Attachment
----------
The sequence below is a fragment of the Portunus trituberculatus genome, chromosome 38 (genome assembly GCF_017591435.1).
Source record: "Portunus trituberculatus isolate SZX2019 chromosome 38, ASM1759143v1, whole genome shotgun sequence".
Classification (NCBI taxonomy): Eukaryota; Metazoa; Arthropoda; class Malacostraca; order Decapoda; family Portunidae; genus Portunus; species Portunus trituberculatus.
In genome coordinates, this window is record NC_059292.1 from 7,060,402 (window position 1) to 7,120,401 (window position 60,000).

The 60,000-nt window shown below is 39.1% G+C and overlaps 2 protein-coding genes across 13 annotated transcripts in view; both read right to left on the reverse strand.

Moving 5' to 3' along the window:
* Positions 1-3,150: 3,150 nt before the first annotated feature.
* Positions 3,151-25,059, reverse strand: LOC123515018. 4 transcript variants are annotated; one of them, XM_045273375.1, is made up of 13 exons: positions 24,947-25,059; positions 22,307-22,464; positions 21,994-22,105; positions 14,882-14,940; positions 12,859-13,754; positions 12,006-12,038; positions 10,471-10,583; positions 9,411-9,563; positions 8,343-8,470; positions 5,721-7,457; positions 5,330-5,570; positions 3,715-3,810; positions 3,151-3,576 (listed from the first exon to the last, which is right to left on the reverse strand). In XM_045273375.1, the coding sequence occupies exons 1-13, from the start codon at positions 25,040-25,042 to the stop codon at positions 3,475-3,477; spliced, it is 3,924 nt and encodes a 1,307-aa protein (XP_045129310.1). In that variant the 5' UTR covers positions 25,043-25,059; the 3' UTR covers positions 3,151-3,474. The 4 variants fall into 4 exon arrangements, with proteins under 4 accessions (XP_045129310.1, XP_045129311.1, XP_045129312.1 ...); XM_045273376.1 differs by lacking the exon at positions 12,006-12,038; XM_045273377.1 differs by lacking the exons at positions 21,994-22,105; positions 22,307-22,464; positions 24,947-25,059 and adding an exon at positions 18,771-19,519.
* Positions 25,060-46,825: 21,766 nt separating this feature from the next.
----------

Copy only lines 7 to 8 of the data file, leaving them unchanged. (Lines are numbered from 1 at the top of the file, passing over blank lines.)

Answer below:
* Positions 1-3,150: 3,150 nt before the first annotated feature.
* Positions 3,151-25,059, reverse strand: LOC123515018. 4 transcript variants are annotated; one of them, XM_045273375.1, is made up of 13 exons: positions 24,947-25,059; positions 22,307-22,464; positions 21,994-22,105; positions 14,882-14,940; positions 12,859-13,754; positions 12,006-12,038; positions 10,471-10,583; positions 9,411-9,563; positions 8,343-8,470; positions 5,721-7,457; positions 5,330-5,570; positions 3,715-3,810; positions 3,151-3,576 (listed from the first exon to the last, which is right to left on the reverse strand). In XM_045273375.1, the coding sequence occupies exons 1-13, from the start codon at positions 25,040-25,042 to the stop codon at positions 3,475-3,477; spliced, it is 3,924 nt and encodes a 1,307-aa protein (XP_045129310.1). In that variant the 5' UTR covers positions 25,043-25,059; the 3' UTR covers positions 3,151-3,474. The 4 variants fall into 4 exon arrangements, with proteins under 4 accessions (XP_045129310.1, XP_045129311.1, XP_045129312.1 ...); XM_045273376.1 differs by lacking the exon at positions 12,006-12,038; XM_045273377.1 differs by lacking the exons at positions 21,994-22,105; positions 22,307-22,464; positions 24,947-25,059 and adding an exon at positions 18,771-19,519.